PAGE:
This coming-of-age, unlikely champion book by Anne Ylvisaker is published by Candlewick Press, an imprint of Walker Books and is written for kids 8 to 12. The age range reflects readability and not necessarily content appropriateness.
Harold Klein, known to most of the town as "Little Klein," is the youngest of four boys. If his brothers aren't leaving him out of their games, his mother is coddling him and reminding his brothers and mostly absent father how frail he is. Mother Klein reluctantly allows the boys to adopt a stray dog they name LeRoy, and the dog becomes Little Klein's best friend. When Little Klein's brothers fall off their raft and become trapped near a waterfall, Little Klein is the only one who can rescue them. After saving their lives, he gains the respect of his family and the townspeople, and he insists upon being called by his name, "Harold," instead of his diminutive nickname, "Little Klein."
Mother Klein, who seems to view faith as important, but perhaps not church attendance, sings numerous hymns by heart and frequently utters phrases like, Mercy, L--d! She named her first three sons Matthew, Mark and Luke — and though Harold's name is an anomaly, the text says he was baptized (presumably at birth). Mother Klein sometimes threatens God, saying she'll stop following Him — and even use her musical abilities to sing for Satan — if He takes Little Klein from her. She also prays for her boys' protection when they are missing. The Presbyterian reverend's wife, believing she's meant to help the Kleins with their garden, offers frequent, unsolicited advice. The boys call a giant fish they want to catch "The Minister" because they first saw him on a Sunday, and he pounds the water the way the minister pounds the pulpit.
Mother Klein loves her boys, though she often gets after the older three for delinquent behavior (such as shoplifting cigarettes or stealing a neighbor's pie) and coddles the youngest because she perceives him to be feeble. Mother Klein frequently requires the older brothers (Matthew, Mark and Luke) to take Little Klein with them, though they usually exclude him in their games or involve him in their criminal antics. Stanley, the father, is a traveling salesman who rarely appears in the story. He shows up long enough to complain about the dog and make several failed attempts to physically toughen up Little Klein. Widow Floam graciously offers to keep LeRoy for the boys until the Klein parents can decide whether to let their boys keep the dog.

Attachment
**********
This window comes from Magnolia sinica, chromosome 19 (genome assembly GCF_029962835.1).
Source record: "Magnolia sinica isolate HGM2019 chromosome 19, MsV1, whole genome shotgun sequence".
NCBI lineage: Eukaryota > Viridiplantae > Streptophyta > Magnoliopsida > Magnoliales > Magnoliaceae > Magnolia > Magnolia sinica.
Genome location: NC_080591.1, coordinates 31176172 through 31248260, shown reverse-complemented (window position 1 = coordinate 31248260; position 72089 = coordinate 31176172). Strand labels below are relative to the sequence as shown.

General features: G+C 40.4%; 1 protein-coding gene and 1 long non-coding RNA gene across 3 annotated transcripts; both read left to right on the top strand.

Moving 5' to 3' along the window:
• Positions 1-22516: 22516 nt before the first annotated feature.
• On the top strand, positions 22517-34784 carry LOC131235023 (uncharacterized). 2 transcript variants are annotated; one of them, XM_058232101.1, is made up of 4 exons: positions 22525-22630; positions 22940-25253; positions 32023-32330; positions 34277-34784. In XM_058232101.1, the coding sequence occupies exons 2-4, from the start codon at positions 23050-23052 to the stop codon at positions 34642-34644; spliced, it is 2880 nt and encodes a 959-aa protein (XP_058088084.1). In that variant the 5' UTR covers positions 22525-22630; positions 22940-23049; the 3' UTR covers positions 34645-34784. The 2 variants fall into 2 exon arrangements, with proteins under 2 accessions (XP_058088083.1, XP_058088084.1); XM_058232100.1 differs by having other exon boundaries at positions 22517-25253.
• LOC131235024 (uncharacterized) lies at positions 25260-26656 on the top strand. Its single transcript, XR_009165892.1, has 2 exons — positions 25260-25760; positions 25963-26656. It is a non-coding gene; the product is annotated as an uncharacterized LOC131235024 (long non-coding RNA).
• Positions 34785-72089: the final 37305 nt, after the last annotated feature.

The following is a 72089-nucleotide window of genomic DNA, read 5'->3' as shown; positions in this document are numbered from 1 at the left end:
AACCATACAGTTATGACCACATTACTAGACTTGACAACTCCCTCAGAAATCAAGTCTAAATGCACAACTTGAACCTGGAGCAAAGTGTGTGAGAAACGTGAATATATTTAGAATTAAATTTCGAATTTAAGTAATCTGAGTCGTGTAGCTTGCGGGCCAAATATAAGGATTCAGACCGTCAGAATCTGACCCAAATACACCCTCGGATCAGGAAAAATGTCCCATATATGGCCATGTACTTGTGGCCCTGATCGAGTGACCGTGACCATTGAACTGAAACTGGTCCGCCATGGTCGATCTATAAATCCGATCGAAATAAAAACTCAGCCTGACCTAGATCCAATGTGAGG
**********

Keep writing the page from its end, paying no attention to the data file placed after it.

Other Belief Systems
The narrator suggests that the nickname "Little Klein" may have jinxed the boy. Little Klein briefly ponders whether a spider is good luck and whether breaking a mirror is bad luck. In describing how a creek's water is pulled into the air and drops back down again in the form of rain, the narrator says the water is being reincarnated.
The mother frequently utters phrases like, Mercy, L--d!Darn appears a few times. When Little Klein says it, his mother chastises him. Luke cusses, though none of his actual words appear in the text. A neighbor girl says crap twice.
Midwest Booksellers' Choice Award, 2008; McKnight Artist Fellowship for Writers Loft Award in Children's Literature, 2005; and others.
If your children have read this book or someone has read it to them, consider these discussion topics:
- What skill does Little Klein develop to help others notice him when they don't hear his soft voice?
How does his strong whistle help Little Klein?
What abilities or talents do you have that many of your friends and classmates don't?
How did you develop it, and how does it help you?
- How does Little Klein's family, especially his mother, view him?
How do their opinions help or hurt him?
Do the words other people call you influence you or your actions?
If so, how would God want you to speak to and about others?
- How did Stanley Klein's long and frequent absences impact his family, especially his sons?
Why would it be (or is it) hard having a dad who is gone a lot?
What would you (or do you) miss the most about your dad?
Why is your father important in your family?
- Why does the narrator suddenly start calling Little Klein "Harold" at the end of the book?
Why does the boy himself demand that a neighbor call him by his real name?
Why is that significant?
How will Harold's life be different now?
- What would have happened if Harold had believed all of the things people said and thought about him?
Would he have been able to save his brothers? Why or why not?
Whose opinions should we listen to?
What does the Bible say about how much God values us?
Alcohol is mentioned briefly in a few places. Little Klein's brothers swig from a nearly-empty whisky bottle, and the narrator points out a bar where drunks are leaving at closing time.
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